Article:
Exploiting the exploitable: The financialisation of students in English universities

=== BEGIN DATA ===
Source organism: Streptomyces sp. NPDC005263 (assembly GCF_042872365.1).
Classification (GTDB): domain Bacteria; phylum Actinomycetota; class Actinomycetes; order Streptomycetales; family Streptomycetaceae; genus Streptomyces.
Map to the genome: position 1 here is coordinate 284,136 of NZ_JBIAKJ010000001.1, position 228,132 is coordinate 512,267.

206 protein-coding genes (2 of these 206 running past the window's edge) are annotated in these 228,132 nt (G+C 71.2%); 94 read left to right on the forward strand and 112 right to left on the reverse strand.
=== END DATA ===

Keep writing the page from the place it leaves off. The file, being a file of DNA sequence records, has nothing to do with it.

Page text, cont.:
Funding sought by England’s universities from the private and unregulated capital market has produced significant change in the nature and functioning of their borrowing as they adapt to look attractive to and meet the requirements of their financiers. We suggest that the unregulated finance sector, part of the burgeoning number of financial intermediaries worldwide, is a de factomajor actor in the development of higher education in England – an influence iatrogenically enabled by government higher education policy. We focus on the complex interplay between government policy, universities, and financial intermediaries to reveal how processes of financialisation are now impacting university communities. Of particular concern are students, whose fees now constitute a securitised income stream for universities, from which they plan to repay their borrowings. As such, students have become securitised assets, their interests subservient to the need to ensure a steady income stream to satisfy private financiers. It follows that the public benefit mission and ethos of universities has also been undermined, possibly fatally.